This very Court, just days before, showed no such deference to a state's law permitting the execution of murderers who were not yet 18. Such selective "deference" amounts to judicial policy-making rather than the carrying out of the law.
Surely the Justices must know that politicians whose whole careers have been built on their ability to spin words can always come up with some words that will claim that there is what they can call a "public purpose" in what they are doing.
How many private homeowners can afford to litigate such claims all the way up and down the judicial food chain? Apartment dwellers who are thrown out on the street by the bulldozers are even less able to defend themselves with litigation.
The best that can be said for the Supreme Court majority's opinion is that it follows -- and extends -- certain judicial precedents. But, as Justice Clarence Thomas said in dissent, these "misguided lines of precedent" need to be reconsidered, so as to "return to the original meaning of the Public Use Clause" in the Constitution.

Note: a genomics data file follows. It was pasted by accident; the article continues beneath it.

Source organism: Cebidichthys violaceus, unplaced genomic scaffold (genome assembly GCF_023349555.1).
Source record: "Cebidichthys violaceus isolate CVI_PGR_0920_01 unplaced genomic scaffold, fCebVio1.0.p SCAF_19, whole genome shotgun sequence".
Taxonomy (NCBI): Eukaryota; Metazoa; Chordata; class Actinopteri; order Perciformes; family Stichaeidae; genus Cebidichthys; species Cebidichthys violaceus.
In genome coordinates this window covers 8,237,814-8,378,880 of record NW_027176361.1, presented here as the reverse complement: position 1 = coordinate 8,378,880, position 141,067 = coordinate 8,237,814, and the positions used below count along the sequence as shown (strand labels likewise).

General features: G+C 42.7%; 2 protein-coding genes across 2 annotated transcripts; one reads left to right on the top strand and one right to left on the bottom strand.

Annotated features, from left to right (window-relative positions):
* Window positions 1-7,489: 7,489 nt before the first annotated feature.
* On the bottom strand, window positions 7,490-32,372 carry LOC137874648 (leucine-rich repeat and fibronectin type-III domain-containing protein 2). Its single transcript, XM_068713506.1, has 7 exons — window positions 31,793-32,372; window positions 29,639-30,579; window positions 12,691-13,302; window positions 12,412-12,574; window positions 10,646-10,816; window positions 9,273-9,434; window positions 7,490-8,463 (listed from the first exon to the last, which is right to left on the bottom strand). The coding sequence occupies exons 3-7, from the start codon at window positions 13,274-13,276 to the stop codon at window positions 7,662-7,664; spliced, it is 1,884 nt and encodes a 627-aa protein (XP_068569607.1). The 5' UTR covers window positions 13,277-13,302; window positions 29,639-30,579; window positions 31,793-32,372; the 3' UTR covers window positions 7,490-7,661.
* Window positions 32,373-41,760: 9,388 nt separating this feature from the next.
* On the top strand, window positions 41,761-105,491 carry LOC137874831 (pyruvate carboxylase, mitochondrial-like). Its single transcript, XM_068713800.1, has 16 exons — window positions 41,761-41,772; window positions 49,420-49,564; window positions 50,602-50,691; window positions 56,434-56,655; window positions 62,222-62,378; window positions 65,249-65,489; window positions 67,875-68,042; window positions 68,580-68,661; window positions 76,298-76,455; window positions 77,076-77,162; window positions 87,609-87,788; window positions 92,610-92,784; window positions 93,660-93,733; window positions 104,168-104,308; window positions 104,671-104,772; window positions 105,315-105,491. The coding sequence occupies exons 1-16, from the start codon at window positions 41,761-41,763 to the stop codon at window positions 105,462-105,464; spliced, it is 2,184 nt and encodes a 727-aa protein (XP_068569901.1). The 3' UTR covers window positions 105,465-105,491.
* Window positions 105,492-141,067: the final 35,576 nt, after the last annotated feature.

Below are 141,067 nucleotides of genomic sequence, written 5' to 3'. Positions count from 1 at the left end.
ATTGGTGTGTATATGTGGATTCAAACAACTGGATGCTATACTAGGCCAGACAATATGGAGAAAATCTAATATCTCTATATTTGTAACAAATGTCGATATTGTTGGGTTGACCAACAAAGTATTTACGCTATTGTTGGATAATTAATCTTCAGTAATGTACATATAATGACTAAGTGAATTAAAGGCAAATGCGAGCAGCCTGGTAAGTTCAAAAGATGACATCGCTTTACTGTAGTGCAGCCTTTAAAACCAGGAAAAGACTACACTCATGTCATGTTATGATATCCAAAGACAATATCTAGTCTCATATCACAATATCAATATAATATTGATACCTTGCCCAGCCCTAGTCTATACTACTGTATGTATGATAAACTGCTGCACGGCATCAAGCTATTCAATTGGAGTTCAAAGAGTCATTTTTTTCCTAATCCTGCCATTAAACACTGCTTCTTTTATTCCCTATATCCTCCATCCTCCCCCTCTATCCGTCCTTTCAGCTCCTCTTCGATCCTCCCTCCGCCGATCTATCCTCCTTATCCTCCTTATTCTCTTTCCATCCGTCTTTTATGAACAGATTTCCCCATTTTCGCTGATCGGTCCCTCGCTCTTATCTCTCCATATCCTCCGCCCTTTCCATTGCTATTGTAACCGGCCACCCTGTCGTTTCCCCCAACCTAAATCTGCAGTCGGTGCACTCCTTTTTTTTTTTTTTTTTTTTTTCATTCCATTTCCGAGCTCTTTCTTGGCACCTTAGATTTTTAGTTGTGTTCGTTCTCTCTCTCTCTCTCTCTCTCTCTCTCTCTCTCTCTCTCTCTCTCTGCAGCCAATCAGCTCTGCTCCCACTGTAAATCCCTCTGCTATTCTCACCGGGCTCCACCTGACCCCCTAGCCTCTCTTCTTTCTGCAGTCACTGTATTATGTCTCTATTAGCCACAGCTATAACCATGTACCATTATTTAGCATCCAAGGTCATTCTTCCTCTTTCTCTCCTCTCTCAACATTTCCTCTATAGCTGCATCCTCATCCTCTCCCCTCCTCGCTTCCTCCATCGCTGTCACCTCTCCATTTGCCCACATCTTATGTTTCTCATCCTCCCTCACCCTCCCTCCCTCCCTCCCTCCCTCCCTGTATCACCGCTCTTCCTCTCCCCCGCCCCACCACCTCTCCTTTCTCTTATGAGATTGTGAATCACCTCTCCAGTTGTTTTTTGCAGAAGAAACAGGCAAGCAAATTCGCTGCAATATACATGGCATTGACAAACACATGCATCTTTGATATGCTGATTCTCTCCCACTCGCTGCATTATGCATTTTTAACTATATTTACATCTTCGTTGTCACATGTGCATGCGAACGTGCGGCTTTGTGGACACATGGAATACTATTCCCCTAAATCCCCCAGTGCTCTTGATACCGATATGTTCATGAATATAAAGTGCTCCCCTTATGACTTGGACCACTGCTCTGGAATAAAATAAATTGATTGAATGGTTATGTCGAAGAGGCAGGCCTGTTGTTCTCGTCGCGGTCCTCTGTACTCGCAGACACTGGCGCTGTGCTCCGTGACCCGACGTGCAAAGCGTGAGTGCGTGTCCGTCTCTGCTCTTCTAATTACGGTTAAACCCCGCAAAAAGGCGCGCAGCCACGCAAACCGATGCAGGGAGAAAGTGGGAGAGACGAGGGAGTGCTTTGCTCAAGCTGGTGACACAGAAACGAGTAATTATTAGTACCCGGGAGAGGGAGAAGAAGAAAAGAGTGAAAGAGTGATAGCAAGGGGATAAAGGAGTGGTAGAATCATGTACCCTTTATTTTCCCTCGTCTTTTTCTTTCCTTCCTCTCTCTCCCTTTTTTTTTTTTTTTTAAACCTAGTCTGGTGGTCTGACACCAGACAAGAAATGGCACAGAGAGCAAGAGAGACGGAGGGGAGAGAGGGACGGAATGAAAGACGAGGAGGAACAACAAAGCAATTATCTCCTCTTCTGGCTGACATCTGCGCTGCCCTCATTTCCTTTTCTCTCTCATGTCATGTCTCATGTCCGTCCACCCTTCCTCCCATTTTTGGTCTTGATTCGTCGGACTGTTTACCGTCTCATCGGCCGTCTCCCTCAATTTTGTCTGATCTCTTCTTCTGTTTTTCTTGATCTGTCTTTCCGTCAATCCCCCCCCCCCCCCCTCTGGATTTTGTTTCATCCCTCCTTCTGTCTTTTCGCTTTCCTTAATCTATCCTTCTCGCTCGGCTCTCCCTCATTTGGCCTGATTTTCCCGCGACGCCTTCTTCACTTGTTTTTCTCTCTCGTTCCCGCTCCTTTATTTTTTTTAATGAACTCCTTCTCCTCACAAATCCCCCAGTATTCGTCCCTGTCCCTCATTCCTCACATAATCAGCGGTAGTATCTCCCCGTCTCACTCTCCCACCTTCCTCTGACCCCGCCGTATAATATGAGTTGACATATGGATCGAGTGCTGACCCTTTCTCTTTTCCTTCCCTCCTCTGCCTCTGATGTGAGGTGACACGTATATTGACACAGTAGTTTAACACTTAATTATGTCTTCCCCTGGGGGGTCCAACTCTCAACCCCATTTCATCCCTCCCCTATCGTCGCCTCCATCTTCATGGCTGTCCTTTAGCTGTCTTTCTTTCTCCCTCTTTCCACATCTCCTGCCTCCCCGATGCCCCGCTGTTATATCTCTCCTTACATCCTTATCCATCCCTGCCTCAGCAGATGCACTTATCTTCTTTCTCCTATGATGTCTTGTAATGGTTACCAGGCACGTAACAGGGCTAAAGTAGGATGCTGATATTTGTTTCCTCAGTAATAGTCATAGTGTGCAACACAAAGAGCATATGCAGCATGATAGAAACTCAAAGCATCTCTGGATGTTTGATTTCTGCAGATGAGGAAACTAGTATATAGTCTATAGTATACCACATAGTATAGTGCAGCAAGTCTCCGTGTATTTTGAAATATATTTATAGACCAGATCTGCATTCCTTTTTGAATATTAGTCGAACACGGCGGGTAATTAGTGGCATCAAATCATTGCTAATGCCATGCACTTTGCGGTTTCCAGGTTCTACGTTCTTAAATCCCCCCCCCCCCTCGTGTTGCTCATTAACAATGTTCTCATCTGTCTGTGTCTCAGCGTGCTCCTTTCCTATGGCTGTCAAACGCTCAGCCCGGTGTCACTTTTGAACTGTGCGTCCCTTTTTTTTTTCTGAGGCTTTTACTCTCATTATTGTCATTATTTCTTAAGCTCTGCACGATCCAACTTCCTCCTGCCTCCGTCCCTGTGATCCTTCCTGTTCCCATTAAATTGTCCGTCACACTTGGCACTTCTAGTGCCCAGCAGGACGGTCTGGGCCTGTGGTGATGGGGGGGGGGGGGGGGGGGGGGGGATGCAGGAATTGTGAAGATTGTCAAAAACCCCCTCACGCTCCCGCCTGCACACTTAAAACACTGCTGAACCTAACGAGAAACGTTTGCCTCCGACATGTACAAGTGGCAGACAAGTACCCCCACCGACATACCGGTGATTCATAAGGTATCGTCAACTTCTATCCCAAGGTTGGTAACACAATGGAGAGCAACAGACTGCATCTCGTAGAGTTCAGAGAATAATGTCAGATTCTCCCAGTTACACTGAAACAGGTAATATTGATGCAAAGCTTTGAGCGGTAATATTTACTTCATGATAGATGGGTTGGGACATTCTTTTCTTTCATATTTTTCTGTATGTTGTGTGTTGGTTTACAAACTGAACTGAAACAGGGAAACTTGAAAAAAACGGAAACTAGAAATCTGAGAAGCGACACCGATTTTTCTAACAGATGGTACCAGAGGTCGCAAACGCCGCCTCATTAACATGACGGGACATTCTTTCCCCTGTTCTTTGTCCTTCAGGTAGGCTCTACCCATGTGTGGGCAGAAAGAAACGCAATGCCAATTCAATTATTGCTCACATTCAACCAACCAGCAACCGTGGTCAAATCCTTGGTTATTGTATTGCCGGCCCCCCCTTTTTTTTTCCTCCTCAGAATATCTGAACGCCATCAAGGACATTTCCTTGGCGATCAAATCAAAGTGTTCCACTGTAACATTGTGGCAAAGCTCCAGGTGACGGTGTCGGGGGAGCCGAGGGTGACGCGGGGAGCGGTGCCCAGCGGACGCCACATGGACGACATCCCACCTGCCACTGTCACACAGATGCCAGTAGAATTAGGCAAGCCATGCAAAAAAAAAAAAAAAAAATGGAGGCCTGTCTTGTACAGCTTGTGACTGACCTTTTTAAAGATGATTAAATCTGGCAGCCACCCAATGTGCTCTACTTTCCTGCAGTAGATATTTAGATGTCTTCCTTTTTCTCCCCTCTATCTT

Justice Sandra Day O'Connor's dissent points out that the five Justices in the majority -- Ginsburg, Breyer, Souter, Stevens, and Kennedy -- "wash out any distinction between private and public use of property." As a result, she adds: "The specter of condemnation hangs over all property. Nothing is to prevent the State from replacing any Motel 6 with a Ritz-Carlton, any home with a shopping mall, or any farm with a factory."
In other words, politicians can replace your home with whatever they expect will pay more taxes than you do -- and call their money grab a "public purpose."
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